Can Machine Learning be a Good Teammate?

Open Access
Conference Proceedings
Authors: Leslie BlahaMegan Morris

Abstract: We hypothesize that successful human-machine learning teaming requires machine learning to be a good teammate. However, little is understood about what the important design factors are for creating technology that people perceive to be good teammates. In a recent survey study, data from over 1,100 users of commercially available smart technology rated characteristics of teammates. Results indicate that across several categories of technology, a good teammate must (1) be reliable, competent and communicative, (2) build human-like relationships with the user, (3) perform their own tasks, pick up the slack, and help when someone is overloaded, (4) learn to aid and support a user’s cognitive abilities, (5) offer polite explanations and be transparent in their behaviors, (6) have common, helpful goals, and (7) act in a predictable manner. Interestingly, but not surprisingly, the degree of importance given to these various characteristics varies by several individual differences in the participants, including their agreeableness, propensity to trust technology, and tendency to be an early technology adopter. In this paper, we explore the implications of these good teammate characteristics and individual differences in the design of machine learning algorithms and their user interfaces. Machine learners, particularly if coupled with interactive learning or adaptive interface design, may be able to tailor themselves or their interactions to align with what individual users perceive to be important characteristics. This has the potential to promote more reliance and common ground. While this sounds promising, it may also risk overreliance or misunderstanding between a system’s actual capabilities and the user’s perceived capabilities. We begin to lay out the possible design space considerations for building good machine learning teammates.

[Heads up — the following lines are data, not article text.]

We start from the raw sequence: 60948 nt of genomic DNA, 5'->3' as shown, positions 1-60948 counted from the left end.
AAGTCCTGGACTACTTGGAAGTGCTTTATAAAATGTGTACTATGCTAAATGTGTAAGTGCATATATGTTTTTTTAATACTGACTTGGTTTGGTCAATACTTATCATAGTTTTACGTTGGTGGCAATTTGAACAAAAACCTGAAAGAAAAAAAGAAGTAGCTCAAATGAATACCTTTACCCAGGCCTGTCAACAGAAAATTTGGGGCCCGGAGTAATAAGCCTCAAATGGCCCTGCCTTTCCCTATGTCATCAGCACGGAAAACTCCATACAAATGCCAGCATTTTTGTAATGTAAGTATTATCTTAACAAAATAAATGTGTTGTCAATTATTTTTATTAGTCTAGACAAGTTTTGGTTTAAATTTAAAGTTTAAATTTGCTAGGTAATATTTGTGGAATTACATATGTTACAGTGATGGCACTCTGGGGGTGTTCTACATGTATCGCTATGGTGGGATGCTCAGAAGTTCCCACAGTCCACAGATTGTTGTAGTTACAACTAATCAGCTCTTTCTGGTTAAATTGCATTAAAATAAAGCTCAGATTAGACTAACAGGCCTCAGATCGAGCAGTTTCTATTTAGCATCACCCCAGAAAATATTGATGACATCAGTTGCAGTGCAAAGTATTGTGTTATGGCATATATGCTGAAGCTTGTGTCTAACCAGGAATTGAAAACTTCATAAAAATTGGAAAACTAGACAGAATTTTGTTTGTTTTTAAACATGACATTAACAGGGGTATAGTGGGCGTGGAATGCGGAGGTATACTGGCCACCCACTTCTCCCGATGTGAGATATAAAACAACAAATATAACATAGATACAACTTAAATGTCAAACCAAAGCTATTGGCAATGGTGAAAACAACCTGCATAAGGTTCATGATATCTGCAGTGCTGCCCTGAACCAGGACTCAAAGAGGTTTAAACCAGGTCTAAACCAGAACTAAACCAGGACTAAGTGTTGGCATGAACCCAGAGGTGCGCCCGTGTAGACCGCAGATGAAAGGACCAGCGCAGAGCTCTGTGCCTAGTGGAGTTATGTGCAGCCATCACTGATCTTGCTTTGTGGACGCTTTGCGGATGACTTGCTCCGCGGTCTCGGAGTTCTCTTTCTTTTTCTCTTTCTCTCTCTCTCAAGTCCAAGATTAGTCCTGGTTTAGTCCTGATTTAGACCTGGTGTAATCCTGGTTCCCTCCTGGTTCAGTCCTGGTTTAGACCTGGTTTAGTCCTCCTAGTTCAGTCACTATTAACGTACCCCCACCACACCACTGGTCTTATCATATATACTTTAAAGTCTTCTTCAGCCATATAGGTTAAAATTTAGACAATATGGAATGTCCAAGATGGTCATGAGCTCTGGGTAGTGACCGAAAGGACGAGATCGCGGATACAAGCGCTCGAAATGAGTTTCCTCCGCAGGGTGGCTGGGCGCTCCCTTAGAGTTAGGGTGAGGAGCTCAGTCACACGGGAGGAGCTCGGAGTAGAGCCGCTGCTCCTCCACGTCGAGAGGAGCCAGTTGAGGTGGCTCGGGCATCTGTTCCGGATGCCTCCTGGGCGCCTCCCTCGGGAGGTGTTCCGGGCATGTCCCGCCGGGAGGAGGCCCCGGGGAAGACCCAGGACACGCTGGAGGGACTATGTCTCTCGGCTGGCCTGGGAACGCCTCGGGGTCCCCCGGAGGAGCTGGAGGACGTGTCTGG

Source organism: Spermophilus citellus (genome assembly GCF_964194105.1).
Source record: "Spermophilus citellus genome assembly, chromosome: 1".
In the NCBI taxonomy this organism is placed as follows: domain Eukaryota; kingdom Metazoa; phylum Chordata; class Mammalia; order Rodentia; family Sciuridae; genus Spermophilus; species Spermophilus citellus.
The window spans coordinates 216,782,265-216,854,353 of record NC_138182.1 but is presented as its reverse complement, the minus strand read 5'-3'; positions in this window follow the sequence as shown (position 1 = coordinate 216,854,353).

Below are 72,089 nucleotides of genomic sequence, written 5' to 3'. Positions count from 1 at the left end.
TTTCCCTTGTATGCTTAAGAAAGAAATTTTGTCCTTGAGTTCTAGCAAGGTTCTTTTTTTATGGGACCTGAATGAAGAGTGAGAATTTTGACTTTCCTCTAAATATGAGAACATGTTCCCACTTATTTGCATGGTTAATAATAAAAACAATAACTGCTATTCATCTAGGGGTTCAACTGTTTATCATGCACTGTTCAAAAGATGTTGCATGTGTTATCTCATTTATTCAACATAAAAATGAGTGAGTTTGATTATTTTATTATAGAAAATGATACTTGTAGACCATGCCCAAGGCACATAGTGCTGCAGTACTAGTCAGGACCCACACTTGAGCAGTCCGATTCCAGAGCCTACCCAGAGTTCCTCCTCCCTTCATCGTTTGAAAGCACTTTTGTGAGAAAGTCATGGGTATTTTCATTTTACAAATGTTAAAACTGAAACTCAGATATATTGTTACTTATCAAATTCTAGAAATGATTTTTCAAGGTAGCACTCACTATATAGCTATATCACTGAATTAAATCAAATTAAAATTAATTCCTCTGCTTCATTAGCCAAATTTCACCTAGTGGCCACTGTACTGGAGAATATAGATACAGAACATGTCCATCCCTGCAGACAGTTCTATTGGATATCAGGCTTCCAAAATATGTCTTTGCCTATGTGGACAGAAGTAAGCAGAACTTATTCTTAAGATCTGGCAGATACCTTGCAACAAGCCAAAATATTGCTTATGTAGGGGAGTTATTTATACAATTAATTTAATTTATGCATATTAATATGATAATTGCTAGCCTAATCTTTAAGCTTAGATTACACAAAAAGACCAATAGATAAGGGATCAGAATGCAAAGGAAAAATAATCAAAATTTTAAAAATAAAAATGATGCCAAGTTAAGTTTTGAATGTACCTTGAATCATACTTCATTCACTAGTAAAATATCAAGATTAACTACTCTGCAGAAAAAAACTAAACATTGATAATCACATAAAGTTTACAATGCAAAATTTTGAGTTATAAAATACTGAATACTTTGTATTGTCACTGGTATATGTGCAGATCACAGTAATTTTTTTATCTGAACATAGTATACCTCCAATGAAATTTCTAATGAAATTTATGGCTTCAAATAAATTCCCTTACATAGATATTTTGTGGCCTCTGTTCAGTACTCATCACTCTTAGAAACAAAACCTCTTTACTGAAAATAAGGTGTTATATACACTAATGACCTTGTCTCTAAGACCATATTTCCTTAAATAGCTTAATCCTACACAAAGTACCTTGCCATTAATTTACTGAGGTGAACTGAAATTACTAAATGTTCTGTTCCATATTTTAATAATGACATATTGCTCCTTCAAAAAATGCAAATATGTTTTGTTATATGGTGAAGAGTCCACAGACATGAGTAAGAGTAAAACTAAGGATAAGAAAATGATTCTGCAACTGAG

Keywords: Human, Machine Teaming, Teammate, likeness, Good Teammates, Machine Learning, Explainable Artificial Intelligence, Human, Autonomy Teaming

DOI: 10.54941/ahfe1003578

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